As the last remark implies, achieving adjustment of the US balance of payments while maintaining world prosperity is going to require not just changes in exchange rates but complementary changes in the generation of world demand. This is going to need demand restraint in the United States, which most economists believe would be best accomplished by tightening fiscal policy. Given the reluctance of the Bush administration to admit that there is a need for actions beyond those that have already been announced (which will supposedly halve the fiscal deficit by 2008), it seems all too likely that the needed demand restraint will only be applied as inflation accelerates, by the Fed rather than the Treasury. This implies that it is likely to happen undesirably late, and with the possibility of an attenuated impact on the current account.
Be that as it may, the other half of the desirable rebalancing of world demand consists of an expansion of demand in the rest of the world. For some years Japan has faced real difficulties in stimulating demand, while Europe has (at least in the view of some of us) badly prioritized the competing objectives of controlling inflation and stimulating demand. Policy coordination will need to focus on helping those countries to find ways around their difficulties, for example by helping nurture financial innovations in Japan and Europe that would enable the elderly to consume closer to their lifetime income over the course of the life-cycle. At the same time, the developing countries face a psychological problem: that those economists (like me) who urged them to pursue a policy of export-led growth have succeeded too well. Many developing countries nowadays think of export-led growth as implying a current account surplus, rather than the pattern in several East Asian countries (Indonesia, Malaysia, and Thailand) prior to 1997 in which success in developing exports made countries creditworthy and so enabled them to borrow to finance a current account deficit. One needs to ask which strategy is more likely to raise intertemporal welfare. Once a country has amassed sufficient reserves to rule out the possibility of a crisis, it is better to absorb all the resources potentially available in domestic demand rather than make low-yield investments in US Treasury securities.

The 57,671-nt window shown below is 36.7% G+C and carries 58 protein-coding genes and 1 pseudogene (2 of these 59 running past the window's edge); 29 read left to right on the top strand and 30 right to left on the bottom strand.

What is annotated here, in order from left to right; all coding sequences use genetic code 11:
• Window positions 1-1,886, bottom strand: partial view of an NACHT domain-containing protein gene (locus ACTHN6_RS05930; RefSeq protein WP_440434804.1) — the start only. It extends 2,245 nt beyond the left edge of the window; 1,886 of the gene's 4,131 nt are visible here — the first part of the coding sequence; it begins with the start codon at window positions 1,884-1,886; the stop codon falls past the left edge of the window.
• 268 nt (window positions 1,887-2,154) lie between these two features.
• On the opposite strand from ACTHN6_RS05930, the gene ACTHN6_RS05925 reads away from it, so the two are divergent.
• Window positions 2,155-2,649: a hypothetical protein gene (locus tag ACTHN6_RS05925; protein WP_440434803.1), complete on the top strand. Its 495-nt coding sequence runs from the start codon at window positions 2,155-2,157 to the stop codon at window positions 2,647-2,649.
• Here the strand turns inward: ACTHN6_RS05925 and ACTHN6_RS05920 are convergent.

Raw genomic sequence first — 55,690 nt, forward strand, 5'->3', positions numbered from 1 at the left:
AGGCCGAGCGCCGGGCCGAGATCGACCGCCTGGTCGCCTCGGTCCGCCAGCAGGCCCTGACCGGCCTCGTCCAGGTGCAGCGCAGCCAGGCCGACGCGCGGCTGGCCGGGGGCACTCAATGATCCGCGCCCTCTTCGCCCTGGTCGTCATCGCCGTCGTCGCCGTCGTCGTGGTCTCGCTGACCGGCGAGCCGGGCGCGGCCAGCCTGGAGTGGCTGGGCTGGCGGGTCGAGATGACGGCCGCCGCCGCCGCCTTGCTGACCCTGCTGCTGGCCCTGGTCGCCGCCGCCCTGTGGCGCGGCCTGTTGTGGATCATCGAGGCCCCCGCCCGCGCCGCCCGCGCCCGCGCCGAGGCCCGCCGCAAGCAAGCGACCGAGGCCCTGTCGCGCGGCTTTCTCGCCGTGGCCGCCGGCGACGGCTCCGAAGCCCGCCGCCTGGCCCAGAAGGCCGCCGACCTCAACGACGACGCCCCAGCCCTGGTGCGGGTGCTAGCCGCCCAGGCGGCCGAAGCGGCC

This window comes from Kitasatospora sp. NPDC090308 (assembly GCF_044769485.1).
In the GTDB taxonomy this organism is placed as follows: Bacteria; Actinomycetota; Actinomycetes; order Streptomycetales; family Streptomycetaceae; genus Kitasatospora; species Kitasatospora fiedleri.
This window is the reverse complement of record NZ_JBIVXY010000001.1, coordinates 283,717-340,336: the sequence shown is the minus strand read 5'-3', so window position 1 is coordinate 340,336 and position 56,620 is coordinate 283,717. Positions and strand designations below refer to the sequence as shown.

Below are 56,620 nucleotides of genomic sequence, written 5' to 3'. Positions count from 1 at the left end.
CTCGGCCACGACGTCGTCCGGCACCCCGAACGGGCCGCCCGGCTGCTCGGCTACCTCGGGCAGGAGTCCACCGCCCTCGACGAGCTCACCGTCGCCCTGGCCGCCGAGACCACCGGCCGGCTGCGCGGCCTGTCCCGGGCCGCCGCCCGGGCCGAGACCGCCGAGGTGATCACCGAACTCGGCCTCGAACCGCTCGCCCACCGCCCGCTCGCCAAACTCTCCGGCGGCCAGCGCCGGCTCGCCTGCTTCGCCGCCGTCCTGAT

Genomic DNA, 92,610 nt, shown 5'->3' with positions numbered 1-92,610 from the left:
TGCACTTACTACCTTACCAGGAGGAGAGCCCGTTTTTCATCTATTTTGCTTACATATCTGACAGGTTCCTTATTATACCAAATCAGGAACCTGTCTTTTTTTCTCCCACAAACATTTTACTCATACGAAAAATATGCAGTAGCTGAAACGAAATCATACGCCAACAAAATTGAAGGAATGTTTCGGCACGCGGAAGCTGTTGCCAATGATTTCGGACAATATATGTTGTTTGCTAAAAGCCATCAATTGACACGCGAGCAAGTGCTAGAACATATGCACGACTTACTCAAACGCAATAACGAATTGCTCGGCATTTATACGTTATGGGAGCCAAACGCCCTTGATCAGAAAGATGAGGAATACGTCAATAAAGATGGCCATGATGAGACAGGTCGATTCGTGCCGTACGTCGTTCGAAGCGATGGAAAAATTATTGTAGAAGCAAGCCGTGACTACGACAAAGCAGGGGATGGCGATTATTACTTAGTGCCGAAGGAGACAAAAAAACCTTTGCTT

Policy coordination ought at this juncture to be directed overwhelmingly at securing an adjustment of the US balance of payments deficit without the world economic crisis that seems all too likely on present trends. As the textbooks tell us, adjustment requires both expenditure-changing policies (expenditure-reducing policies in the deficit countries and expenditure-increasing policies in the surplus ones) and expenditure-switching policies (nominal appreciations of the currencies of the surplus countries and depreciations in the deficit countries). Policy coordination should focus on both issues. That requires both securing complementary changes in demand and a concerted realignment of those currencies (primarily the Asian ones) that have not yet adjusted to the new realities.
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Miller, Marcus H., and John Williamson. 1987. Targets and Indicators: A Blueprint for the International Coordination of Economic Policy . Washington: Institute for International Economics.